Shaping the Jewelry World in the Virtual World
Jewelry has been around for a long time. There is no definitive answer as to when we first took to using personal ornaments, but some of the oldest known artifacts are actually 100,000 year old beads.
Over time, As our ability to shape the earth around us improved, so did our jewelry designs.
Now, we can have drawings made in 2D come to life with 3D wax models. Jewelers can now show their clients what their jewelry will look like in concept better than ever before. And before using any precious metals.
CAD and CAM What’s the Difference
CAD and CAM stand for computer-aided design and computer-aided manufacturing. Their names offer some clues as to the difference between the two. In short, CAD focuses on software that is used to design what CAM can then be used to create.
Still confused? Let’s break each down further!
2D Design Software – The Brush and Paint Palette
Hearing CAD makes one think of computer generated 3d models, but it’s important to keep the words “computer-aided design” in mind. 2d design software, such as photoshop, adobe illustrator, and the jewelry specific Gemvision Design Studio are forms of CAD.
2D design software grants a person the virtual equivalent of an art studio of supplies. A skilled pro can mock up beautiful 2D designs using these software choices.
This software also plays an important role in post-production work, such as editing and resizing images to be used in magazines and other visually based industries.
2D CAD Software – The Draftman’s Table
On the other end of the 2D CAD spectrum, you’ll find programs like Vectorworks, where 2D design software like Photoshop is the paintbrush and palette.
2D CAD software like Vectorworks is the technical draftsman’s table.
Here, there are no strokes of color, just lines known as “vector lines.”
These lines can be manipulated any which way you want, allowing for very detailed 2D designs.
3D CAD Software and the Maker Revolution
3D CAD is the virtual equivalent of a metalworking shop! With this you can create 3 dimensional models to your exact specifications. These computer models can then be rendered in wax for jewelers or other materials, like plastic for tool makers to show realistic looking models of pieces to be made.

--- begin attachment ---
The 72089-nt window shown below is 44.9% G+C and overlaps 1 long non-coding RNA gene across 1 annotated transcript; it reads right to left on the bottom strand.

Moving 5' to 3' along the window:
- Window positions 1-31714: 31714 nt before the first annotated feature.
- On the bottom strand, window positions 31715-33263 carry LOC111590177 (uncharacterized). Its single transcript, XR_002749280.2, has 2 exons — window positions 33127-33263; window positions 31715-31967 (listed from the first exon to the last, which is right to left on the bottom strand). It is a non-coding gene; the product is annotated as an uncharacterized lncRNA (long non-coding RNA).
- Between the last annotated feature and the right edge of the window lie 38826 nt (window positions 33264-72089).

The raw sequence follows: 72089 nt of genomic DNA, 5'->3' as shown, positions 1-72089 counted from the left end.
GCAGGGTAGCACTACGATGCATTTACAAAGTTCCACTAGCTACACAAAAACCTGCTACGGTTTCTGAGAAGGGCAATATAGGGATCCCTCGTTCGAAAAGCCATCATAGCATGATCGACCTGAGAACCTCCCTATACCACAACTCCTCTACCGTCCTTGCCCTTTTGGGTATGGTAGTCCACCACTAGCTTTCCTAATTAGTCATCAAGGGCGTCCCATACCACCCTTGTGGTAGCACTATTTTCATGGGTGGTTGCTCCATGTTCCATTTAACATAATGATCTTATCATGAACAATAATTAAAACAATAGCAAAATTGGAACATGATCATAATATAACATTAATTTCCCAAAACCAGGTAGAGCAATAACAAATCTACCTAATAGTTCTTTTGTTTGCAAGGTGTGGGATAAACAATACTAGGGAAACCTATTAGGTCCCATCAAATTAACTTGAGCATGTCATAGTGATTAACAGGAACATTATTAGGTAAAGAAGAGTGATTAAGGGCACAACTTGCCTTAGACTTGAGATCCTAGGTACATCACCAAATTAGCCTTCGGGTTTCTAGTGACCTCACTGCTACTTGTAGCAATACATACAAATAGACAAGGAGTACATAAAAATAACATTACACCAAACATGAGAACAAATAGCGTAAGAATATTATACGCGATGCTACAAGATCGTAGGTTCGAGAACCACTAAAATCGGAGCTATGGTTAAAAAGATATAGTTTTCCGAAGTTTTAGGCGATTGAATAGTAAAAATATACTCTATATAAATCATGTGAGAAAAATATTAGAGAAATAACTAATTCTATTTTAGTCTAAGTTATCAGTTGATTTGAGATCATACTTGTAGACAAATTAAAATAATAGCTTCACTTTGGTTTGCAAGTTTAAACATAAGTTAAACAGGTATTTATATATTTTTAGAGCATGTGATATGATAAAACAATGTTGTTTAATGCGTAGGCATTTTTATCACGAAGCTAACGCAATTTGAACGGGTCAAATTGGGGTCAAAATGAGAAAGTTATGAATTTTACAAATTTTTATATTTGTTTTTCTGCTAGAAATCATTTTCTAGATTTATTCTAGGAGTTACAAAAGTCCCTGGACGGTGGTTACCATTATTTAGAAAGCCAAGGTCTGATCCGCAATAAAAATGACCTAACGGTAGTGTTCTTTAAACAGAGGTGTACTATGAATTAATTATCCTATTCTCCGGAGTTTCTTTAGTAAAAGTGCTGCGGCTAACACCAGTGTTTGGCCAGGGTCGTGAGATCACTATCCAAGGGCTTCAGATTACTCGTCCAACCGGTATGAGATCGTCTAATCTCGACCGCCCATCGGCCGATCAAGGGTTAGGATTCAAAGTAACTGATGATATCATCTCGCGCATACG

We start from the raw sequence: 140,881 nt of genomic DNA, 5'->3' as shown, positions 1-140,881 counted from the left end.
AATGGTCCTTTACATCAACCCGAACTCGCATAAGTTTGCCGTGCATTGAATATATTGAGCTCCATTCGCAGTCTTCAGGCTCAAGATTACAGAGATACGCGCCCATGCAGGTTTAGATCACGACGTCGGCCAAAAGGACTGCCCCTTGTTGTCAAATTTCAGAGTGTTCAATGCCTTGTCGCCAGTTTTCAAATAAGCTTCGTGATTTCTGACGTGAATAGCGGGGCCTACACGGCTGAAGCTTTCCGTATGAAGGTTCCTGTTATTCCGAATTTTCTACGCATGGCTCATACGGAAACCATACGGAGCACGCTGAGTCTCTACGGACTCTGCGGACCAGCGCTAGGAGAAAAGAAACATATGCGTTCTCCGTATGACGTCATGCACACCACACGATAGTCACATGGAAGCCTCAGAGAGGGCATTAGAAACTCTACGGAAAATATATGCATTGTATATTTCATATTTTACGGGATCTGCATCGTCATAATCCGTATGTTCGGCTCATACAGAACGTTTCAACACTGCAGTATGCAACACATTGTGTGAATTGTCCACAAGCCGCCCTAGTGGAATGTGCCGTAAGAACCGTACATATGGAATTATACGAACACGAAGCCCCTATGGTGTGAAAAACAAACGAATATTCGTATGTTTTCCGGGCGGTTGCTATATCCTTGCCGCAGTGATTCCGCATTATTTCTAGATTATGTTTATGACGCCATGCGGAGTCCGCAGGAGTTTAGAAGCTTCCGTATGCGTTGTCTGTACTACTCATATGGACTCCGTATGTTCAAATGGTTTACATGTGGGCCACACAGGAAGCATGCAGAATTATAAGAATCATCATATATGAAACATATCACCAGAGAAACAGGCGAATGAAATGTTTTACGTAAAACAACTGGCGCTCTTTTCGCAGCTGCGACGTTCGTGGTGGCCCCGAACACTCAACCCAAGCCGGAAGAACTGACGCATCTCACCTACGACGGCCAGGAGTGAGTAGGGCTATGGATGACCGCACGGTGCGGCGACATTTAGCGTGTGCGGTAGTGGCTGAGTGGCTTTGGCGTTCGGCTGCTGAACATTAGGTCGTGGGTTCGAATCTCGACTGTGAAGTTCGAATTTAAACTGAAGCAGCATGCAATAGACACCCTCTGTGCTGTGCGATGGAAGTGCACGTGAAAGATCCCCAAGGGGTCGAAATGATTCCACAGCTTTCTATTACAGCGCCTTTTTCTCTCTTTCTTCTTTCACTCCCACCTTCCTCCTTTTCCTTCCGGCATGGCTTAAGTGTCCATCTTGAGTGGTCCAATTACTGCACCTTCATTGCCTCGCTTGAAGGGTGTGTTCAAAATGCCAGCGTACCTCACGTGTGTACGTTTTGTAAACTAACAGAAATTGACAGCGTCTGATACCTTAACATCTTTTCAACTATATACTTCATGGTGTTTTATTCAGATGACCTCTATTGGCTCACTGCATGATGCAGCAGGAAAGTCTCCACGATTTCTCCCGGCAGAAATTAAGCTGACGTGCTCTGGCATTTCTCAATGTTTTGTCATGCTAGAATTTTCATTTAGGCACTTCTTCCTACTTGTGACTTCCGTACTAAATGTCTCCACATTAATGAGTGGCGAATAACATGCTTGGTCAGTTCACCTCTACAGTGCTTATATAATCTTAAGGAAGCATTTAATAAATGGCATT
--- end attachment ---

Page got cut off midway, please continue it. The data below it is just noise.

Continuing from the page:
Its popular software includes JewelCAD, Rhino, Powershape, and Firestorm.
Have you heard about the “maker” revolution? It’s where artists, entrepreneurs and tinkerers with a computer, a program and a 3D printer can make car body parts, robot components or inventive prototypes for their inventions. You’ll understand now why jewelers are so excited by the CAD/CAM revolution in their jewelry design realm.
What About CAM?
Computer-aided manufacturing handles… manufacturing!
Some of my dedicated readers may remember this machine (picture to the left) from my previous post: Wax Carving Explained in Jewelry Design-The Three Types of Wax Model Making for Jewelry.
In jewelry, CAM allows for the creation of wax models. These wax models then go through various steps before the finished ring is cast.
These waxes can be shown to the client. I’ll mention that CAM created waxes are more fragile than their hand carved brothers.
The CAM waxes I have made can take 3 – 5 hours to grow. For that reason I show pictures of waxes rather than physically show the wax to my clients.
I prefer that to the risk of snapping off a prong or otherwise damaging them. Which has happened to me. Live and learn!
CAM tools include: EdgeCAM or InventorCAM, GibbsCAM, and MasterCAM
I’ve been asked about CAD design and CAM waxes and figured it was time to drill down to the details and share them with you. I’m excited by this new technology and how it let’s me try new things and stretch my jewelry design wings!
Embracing the CAD/CAM world,